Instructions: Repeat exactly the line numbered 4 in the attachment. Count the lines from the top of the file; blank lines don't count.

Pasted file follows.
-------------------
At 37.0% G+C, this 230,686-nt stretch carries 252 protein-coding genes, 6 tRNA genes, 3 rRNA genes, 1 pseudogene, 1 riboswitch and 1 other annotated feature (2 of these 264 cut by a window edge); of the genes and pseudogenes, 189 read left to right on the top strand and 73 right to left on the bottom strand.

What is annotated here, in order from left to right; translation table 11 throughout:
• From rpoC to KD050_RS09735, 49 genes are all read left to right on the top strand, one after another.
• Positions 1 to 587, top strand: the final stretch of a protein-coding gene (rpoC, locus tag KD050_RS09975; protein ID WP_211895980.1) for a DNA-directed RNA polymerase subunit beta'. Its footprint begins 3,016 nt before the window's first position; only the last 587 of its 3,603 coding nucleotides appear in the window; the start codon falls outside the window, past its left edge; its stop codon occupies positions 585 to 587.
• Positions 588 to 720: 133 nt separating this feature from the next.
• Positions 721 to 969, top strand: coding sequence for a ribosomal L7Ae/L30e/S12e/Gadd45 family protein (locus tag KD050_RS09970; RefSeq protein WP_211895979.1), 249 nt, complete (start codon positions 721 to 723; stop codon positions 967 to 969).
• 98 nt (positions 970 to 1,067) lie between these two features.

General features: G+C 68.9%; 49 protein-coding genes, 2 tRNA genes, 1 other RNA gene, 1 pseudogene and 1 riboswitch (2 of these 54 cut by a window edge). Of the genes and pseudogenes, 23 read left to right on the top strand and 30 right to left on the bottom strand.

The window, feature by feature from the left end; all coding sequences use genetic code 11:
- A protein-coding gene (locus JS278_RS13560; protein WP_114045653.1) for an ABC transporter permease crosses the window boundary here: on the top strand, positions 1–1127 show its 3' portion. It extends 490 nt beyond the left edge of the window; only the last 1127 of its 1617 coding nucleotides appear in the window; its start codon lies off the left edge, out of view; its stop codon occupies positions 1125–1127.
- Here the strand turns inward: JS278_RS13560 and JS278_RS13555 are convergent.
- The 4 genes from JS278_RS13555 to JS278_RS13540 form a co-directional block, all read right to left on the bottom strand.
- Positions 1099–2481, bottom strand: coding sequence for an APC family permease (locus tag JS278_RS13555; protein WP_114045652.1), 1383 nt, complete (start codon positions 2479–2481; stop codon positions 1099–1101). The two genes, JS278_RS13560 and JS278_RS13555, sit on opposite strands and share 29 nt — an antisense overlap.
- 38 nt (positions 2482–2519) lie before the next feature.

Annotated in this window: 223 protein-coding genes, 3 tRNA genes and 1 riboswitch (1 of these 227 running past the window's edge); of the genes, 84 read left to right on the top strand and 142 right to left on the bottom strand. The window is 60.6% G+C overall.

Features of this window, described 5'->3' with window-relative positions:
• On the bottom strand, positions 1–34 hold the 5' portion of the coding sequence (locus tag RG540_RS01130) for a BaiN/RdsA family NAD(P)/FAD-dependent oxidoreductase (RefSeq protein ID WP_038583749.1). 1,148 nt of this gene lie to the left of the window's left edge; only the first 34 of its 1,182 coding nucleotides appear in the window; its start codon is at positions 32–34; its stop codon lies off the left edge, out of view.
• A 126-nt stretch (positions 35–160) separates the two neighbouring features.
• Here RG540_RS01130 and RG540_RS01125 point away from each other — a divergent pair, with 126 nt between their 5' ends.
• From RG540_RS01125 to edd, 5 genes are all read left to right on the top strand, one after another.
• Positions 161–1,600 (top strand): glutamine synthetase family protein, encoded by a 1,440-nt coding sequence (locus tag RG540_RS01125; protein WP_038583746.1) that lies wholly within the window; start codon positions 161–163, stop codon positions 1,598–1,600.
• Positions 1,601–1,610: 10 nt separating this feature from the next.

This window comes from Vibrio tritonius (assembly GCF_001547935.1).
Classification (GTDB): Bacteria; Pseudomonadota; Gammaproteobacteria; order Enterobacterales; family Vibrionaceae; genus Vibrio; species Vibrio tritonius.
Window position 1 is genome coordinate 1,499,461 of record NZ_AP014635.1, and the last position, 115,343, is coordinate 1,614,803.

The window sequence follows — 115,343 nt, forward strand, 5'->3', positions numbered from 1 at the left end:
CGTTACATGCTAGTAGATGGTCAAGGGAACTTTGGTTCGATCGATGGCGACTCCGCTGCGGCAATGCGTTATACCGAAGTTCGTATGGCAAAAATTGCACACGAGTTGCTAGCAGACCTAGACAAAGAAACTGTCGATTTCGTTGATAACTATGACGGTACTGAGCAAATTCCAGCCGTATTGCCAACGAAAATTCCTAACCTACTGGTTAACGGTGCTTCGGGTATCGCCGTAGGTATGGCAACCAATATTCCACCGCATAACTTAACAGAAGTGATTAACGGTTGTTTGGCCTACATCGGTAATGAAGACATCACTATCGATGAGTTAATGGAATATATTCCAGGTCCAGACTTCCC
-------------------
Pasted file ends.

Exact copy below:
• Positions 1 to 587, top strand: the final stretch of a protein-coding gene (rpoC, locus tag KD050_RS09975; protein ID WP_211895980.1) for a DNA-directed RNA polymerase subunit beta'. Its footprint begins 3,016 nt before the window's first position; only the last 587 of its 3,603 coding nucleotides appear in the window; the start codon falls outside the window, past its left edge; its stop codon occupies positions 585 to 587.